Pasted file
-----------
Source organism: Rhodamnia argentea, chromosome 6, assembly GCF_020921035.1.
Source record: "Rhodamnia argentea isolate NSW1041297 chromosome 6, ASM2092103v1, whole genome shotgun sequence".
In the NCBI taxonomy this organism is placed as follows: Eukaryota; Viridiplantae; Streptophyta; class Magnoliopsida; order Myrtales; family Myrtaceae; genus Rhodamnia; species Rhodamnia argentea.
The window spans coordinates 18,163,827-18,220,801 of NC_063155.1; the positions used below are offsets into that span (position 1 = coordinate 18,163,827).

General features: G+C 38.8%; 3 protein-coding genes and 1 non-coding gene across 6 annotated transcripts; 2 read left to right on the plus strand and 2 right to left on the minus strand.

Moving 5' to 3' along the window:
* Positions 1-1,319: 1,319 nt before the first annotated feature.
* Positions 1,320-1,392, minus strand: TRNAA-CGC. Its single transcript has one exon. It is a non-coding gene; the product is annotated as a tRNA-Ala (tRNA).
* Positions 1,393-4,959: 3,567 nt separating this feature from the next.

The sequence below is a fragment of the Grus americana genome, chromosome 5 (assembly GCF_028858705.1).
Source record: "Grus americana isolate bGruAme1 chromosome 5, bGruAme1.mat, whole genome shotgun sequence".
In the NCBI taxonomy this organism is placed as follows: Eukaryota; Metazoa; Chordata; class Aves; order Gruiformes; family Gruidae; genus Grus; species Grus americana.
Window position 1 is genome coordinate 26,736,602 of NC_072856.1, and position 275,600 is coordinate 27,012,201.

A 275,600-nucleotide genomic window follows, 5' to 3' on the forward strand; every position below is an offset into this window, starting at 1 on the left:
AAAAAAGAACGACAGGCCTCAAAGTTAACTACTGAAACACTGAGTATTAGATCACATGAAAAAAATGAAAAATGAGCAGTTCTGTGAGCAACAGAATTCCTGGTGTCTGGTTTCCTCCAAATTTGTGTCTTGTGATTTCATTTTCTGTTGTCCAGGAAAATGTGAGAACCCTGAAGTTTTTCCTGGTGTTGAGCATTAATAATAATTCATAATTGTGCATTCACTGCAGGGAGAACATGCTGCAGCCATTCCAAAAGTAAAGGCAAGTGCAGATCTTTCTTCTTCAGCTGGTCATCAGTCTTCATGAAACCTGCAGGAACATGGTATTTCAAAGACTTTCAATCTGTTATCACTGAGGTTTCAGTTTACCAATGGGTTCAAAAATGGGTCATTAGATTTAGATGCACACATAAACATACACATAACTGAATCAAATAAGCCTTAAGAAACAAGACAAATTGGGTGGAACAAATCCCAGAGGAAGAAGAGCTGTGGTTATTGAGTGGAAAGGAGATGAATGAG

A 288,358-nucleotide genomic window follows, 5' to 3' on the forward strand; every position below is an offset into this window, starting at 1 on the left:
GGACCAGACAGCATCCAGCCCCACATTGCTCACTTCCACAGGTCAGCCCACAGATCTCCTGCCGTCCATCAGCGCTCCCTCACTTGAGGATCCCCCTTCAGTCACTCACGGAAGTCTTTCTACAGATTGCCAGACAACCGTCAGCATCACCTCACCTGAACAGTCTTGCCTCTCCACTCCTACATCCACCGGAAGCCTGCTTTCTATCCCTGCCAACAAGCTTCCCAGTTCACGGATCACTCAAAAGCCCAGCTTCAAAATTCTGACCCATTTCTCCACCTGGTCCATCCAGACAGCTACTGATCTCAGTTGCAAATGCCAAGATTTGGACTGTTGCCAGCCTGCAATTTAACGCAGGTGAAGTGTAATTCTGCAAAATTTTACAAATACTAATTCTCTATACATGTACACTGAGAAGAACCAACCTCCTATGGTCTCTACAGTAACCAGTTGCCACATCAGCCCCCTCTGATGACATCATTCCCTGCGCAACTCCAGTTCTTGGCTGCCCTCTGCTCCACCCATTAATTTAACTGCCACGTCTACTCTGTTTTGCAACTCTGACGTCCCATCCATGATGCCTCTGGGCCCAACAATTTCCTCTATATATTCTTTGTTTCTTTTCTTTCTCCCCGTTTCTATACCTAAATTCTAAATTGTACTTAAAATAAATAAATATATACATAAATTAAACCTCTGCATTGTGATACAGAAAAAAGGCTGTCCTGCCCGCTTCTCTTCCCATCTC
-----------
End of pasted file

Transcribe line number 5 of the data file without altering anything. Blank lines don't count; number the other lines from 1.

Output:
General features: G+C 38.8%; 3 protein-coding genes and 1 non-coding gene across 6 annotated transcripts; 2 read left to right on the plus strand and 2 right to left on the minus strand.